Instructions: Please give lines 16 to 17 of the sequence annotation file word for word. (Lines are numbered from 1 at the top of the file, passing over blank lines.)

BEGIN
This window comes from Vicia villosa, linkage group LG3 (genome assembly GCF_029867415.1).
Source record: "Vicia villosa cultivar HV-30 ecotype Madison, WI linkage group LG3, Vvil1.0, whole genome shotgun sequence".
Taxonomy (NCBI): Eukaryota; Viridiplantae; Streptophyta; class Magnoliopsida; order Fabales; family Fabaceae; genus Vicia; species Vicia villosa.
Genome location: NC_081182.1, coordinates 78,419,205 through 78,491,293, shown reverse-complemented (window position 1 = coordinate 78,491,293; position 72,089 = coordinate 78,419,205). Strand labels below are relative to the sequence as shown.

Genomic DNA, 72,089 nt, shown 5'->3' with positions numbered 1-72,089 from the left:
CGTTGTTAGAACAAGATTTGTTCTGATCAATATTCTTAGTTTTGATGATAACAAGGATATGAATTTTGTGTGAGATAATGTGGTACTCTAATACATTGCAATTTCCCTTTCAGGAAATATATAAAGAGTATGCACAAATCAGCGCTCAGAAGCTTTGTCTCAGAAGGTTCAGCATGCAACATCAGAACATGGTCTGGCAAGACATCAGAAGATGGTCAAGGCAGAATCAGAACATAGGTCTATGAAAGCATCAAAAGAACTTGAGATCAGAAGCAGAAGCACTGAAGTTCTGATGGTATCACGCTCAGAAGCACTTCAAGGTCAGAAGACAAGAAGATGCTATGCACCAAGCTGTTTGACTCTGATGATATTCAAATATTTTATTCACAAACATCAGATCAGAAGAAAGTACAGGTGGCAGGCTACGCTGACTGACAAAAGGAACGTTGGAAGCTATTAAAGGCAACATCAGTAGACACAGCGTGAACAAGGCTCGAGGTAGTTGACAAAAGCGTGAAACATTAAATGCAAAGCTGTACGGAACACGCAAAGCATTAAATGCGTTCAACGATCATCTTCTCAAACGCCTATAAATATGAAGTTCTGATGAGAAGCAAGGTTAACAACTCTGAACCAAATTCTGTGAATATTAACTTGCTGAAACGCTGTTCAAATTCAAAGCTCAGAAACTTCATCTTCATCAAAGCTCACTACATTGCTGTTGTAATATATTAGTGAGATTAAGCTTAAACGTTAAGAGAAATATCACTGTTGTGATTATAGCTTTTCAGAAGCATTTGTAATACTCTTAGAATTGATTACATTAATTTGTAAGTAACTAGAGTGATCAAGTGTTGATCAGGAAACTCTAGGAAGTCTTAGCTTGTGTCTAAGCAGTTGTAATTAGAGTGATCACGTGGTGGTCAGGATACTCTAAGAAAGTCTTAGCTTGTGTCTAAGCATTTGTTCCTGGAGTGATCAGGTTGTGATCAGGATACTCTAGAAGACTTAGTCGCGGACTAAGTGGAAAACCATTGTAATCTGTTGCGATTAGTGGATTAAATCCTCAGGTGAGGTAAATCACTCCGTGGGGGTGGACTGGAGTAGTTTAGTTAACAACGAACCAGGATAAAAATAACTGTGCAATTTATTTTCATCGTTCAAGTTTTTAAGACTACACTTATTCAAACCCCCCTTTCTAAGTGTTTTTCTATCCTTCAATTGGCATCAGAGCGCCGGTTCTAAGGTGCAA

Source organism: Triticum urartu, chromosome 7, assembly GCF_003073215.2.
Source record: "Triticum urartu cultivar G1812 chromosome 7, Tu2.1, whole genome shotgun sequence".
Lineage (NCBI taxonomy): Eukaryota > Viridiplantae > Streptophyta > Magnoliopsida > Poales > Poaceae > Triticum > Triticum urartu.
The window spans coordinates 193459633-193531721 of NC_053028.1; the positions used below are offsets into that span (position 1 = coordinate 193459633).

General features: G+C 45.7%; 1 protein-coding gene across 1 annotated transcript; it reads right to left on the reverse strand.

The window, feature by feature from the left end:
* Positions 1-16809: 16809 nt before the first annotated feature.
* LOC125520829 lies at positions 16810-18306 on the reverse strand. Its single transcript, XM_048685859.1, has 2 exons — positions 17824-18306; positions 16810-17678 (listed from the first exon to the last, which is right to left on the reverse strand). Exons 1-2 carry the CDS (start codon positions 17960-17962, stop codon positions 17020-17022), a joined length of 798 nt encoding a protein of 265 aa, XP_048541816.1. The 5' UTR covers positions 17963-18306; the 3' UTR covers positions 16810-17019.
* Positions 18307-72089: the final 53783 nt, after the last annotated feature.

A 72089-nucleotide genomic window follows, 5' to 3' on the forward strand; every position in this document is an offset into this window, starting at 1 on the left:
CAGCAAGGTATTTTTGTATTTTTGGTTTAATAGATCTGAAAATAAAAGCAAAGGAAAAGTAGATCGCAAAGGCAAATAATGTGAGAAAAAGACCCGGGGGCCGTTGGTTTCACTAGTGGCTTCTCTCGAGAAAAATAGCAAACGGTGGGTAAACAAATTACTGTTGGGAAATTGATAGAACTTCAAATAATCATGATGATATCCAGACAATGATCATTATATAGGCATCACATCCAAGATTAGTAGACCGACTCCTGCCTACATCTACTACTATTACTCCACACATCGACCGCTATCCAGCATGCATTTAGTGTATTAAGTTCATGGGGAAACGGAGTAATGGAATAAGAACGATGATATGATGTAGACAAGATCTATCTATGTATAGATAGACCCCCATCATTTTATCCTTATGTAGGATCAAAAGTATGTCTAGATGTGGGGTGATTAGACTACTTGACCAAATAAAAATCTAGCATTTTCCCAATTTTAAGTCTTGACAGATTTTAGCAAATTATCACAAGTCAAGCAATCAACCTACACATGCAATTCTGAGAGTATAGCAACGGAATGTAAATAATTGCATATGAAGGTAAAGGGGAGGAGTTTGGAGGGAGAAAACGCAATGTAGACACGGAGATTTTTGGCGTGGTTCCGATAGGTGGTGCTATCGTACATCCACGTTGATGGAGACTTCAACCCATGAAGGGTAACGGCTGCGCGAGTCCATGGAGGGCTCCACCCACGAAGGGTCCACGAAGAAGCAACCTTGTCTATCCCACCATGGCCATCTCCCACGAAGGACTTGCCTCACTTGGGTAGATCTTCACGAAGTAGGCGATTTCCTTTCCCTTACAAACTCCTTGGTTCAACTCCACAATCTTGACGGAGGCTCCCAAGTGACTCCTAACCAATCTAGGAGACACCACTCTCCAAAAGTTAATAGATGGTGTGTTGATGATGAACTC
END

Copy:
A 72089-nucleotide genomic window follows, 5' to 3' on the forward strand; every position in this document is an offset into this window, starting at 1 on the left:
CAGCAAGGTATTTTTGTATTTTTGGTTTAATAGATCTGAAAATAAAAGCAAAGGAAAAGTAGATCGCAAAGGCAAATAATGTGAGAAAAAGACCCGGGGGCCGTTGGTTTCACTAGTGGCTTCTCTCGAGAAAAATAGCAAACGGTGGGTAAACAAATTACTGTTGGGAAATTGATAGAACTTCAAATAATCATGATGATATCCAGACAATGATCATTATATAGGCATCACATCCAAGATTAGTAGACCGACTCCTGCCTACATCTACTACTATTACTCCACACATCGACCGCTATCCAGCATGCATTTAGTGTATTAAGTTCATGGGGAAACGGAGTAATGGAATAAGAACGATGATATGATGTAGACAAGATCTATCTATGTATAGATAGACCCCCATCATTTTATCCTTATGTAGGATCAAAAGTATGTCTAGATGTGGGGTGATTAGACTACTTGACCAAATAAAAATCTAGCATTTTCCCAATTTTAAGTCTTGACAGATTTTAGCAAATTATCACAAGTCAAGCAATCAACCTACACATGCAATTCTGAGAGTATAGCAACGGAATGTAAATAATTGCATATGAAGGTAAAGGGGAGGAGTTTGGAGGGAGAAAACGCAATGTAGACACGGAGATTTTTGGCGTGGTTCCGATAGGTGGTGCTATCGTACATCCACGTTGATGGAGACTTCAACCCATGAAGGGTAACGGCTGCGCGAGTCCATGGAGGGCTCCACCCACGAAGGGTCCACGAAGAAGCAACCTTGTCTATCCCACCATGGCCATCTCCCACGAAGGACTTGCCTCACTTGGGTAGATCTTCACGAAGTAGGCGATTTCCTTTCCCTTACAAACTCCTTGGTTCAACTCCACAATCTTGACGGAGGCTCCCAAGTGACTCCTAACCAATCTAGGAGACACCACTCTCCAAAAGTTAATAGATGGTGTGTTGATGATGAACTC